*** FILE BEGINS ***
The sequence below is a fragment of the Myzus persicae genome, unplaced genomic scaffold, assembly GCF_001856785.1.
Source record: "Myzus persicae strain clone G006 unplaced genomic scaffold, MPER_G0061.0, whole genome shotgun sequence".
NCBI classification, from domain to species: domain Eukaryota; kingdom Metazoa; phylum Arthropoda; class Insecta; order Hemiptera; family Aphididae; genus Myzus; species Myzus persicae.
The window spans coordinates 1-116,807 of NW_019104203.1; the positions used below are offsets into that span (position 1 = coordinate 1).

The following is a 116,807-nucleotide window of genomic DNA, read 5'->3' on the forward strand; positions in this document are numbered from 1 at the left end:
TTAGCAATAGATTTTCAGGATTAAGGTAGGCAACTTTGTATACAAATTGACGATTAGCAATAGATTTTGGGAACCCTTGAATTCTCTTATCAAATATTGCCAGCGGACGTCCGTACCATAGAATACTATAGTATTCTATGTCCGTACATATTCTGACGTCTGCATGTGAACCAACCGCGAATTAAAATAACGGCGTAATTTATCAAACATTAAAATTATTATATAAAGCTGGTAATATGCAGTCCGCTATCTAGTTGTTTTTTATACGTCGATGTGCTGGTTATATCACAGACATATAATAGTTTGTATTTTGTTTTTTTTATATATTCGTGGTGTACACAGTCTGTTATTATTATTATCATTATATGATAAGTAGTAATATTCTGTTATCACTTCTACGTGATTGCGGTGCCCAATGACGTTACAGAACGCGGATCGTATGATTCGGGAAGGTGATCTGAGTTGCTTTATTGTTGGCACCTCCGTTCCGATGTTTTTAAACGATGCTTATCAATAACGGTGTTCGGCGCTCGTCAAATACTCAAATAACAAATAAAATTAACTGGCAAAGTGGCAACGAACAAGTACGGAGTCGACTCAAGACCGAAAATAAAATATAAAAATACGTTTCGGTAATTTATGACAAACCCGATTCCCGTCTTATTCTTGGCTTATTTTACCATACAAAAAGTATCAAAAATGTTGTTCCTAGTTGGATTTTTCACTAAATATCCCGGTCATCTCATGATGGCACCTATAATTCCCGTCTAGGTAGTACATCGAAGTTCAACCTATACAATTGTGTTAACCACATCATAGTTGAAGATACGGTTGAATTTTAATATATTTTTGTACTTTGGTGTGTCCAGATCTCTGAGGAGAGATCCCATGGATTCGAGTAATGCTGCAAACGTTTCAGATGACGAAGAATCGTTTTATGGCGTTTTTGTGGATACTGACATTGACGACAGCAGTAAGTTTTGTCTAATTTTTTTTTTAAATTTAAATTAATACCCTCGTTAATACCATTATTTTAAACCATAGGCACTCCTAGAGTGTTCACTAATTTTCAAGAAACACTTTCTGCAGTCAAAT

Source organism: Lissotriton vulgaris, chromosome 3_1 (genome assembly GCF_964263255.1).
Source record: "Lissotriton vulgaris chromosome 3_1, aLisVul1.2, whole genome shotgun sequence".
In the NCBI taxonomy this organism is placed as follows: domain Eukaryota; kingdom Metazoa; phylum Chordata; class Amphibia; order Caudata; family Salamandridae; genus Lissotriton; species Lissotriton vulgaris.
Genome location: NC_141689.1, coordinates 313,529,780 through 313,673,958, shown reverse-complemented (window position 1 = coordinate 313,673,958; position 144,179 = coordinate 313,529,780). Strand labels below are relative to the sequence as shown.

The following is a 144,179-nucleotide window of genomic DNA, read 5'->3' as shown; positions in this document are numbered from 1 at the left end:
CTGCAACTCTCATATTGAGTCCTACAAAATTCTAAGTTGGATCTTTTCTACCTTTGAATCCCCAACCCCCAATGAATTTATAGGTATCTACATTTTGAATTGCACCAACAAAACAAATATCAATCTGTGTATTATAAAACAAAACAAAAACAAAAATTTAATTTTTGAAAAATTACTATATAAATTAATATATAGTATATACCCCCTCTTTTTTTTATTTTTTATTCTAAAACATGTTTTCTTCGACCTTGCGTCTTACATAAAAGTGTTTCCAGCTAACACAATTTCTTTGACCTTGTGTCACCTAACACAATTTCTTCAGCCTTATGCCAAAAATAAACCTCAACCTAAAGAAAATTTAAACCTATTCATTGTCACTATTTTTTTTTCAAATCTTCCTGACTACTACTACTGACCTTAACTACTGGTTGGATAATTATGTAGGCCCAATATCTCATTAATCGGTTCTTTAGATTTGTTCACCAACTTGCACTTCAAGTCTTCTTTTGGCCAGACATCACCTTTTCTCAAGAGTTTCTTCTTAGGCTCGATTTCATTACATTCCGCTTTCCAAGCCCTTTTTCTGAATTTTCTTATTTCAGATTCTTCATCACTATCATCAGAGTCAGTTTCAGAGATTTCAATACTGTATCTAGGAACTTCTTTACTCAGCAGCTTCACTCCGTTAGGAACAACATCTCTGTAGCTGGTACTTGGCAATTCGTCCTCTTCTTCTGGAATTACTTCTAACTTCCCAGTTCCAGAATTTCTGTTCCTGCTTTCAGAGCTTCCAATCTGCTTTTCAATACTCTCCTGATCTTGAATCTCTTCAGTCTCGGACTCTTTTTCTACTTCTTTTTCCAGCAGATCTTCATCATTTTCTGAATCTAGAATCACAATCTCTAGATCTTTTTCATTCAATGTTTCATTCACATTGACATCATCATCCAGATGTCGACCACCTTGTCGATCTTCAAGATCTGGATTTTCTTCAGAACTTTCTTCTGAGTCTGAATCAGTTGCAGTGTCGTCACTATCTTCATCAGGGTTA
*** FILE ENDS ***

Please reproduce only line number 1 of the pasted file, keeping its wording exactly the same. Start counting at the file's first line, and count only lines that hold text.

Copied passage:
The sequence below is a fragment of the Myzus persicae genome, unplaced genomic scaffold, assembly GCF_001856785.1.